vote, and he was joined by Rep. Paul Ryan, R-Wis., the GOP's vice
presidential candidate last fall. Voting "no" were the other two top GOP
leaders, Reps. Eric Cantor of Virginia and Kevin McCarthy of
Passage came nearly 24 hours after a decade's worth of tax cuts
enjoyed by tens of millions of Americans expired with the stroke of the
new year, technically raising taxes by more than $500 billion in 2013
Those tax increases - plus $109 billion in defense and domestic
spending cuts that were to be automatically triggered Wednesday - became
known as the fiscal cliff. Economists warned that their combined impact
would hurl the economy back into recession, but Obama's signature on
the bill would prevent the "cliff" from taking hold.
Obama can sign the bill remotely using a machine called an "autopen," or the bill can be flown to Hawaii for his signature.
Overall, the legislation would add nearly $4 trillion to federal
deficits over the next decade compared with what would have happened had
all the tax cuts expired, according to the nonpartisan Congressional
"I'm embarrassed for this generation. Future generations deserve better," complained one foe, Rep. Louie Gohmert, R-Texas.
The agreement's journey to passage was a tortured one. It included
negotiations between Obama and Boehner on a larger, deficit-cutting deal
that collapsed, and a failed effort by the speaker to drum up enough
GOP votes to pass a "Plan B" that would have limited tax boosts to
incomes exceeding $1 million.
It took weekend talks between McConnell and Biden, former Senate
colleagues, to craft the more modest package that focused on averting
the worst impacts of the fiscal cliff while postponing any deficit
reduction efforts to coming months.
Those first showdowns will come over the next three months, when the
government's legal ability to borrow money will expire and temporary
financing for federal agency budgets will expire. Republicans have
already said that, as they did in 2011, they will demand spending cuts
as a condition for extending the debt ceiling.
"Now the focus turns to spending" and overhauling the tax code,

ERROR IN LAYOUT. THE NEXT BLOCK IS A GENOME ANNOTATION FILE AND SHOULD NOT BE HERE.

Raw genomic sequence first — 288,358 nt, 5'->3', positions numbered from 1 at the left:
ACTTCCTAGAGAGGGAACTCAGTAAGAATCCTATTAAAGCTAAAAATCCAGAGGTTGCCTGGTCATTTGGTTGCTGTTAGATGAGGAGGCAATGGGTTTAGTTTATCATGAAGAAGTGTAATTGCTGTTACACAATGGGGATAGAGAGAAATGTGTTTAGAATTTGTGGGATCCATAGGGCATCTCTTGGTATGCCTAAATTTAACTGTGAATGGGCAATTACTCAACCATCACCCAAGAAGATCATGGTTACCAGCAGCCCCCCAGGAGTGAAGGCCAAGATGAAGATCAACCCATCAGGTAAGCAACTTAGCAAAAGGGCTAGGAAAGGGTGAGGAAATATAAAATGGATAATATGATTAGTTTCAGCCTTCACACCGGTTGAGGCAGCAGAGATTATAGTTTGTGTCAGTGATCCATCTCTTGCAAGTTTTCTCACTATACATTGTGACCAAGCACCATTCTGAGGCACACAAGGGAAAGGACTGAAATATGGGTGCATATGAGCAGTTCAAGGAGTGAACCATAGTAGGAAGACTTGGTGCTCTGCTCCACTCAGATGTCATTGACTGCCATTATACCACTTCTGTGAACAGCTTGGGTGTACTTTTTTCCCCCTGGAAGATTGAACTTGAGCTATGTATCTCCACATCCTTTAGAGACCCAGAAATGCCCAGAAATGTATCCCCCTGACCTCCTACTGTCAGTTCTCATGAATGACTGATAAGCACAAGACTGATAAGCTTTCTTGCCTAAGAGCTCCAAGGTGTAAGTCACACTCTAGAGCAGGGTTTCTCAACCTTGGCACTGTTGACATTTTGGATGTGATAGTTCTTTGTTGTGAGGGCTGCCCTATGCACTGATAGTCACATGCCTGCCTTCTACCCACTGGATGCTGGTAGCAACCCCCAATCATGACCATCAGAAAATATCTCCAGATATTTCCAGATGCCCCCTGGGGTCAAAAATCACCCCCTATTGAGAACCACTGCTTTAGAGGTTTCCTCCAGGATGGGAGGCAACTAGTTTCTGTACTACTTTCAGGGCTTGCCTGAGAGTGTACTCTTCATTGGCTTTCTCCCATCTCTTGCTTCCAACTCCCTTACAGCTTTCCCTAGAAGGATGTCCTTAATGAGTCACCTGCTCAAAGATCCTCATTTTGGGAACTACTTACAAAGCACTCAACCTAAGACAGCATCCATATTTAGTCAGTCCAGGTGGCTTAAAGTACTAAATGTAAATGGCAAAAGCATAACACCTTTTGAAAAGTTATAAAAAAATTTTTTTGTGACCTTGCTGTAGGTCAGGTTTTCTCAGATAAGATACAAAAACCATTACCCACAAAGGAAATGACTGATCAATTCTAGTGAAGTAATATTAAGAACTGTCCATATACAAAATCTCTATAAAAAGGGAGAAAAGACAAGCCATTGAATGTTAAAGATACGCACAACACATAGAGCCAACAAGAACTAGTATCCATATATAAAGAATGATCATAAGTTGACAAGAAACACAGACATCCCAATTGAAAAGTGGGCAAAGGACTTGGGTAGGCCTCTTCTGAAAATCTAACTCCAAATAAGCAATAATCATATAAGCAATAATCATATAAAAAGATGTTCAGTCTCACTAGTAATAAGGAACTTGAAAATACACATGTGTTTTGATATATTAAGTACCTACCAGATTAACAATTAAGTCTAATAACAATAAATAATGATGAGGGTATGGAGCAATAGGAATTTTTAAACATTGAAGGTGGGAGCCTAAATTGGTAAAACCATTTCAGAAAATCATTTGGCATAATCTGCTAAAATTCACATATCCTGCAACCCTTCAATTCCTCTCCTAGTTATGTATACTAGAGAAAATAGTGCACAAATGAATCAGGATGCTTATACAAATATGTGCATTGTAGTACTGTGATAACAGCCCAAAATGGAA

Boehner said in a written statement after the vote. He said the GOP will
fight for "significant spending cuts and reforms to the entitlement
programs that are driving our country deeper and deeper into debt," a
reference to costly benefit programs like Medicare, Social Security and
Spending cuts are "going to be a component of every single battle we
have" in the new Congress, conservative GOP Rep. Marsha Blackburn of
Tennessee told CNN on Wednesday.
Obama, in his White House remarks, said that while he was open to
compromise, he would demand deficit-cutting savings from added revenue
on the well-off, not just spending cuts.
He also pointedly said he would "not have another debate with this Congress" over extending the federal borrowing limit.
"If Congress refuses to give the United States government the ability
to pay these bills on time, the consequences for the entire global
economy would be catastrophic - far worse than the impact of a fiscal
cliff," he said.
Though its focus was on taxes, the measure approved Tuesday would
prevent a potential doubling of milk prices and prevent a $900 salary
increase for members of Congress in March. Its extension of jobless
benefits would help 2 million people out of work at least six months,
and it would prevent a 27 percent cut in reimbursements doctors get for
treating Medicare patients.
Weighing in with criticism of the compromise were the chief authors
of an influential bipartisan deficit-cutting proposal, former GOP Sen.
Alan Simpson and Democrat Erskine Bowles, a former White House chief of
staff under President Bill Clinton. They called the measure "truly a
missed opportunity to do something big to reduce our long term fiscal
AP reporters David Espo, Charles Babington, Andrew Taylor and Larry Margasak contributed to this report.
Copyright 2013 The Associated Press. All
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rewritten or redistributed.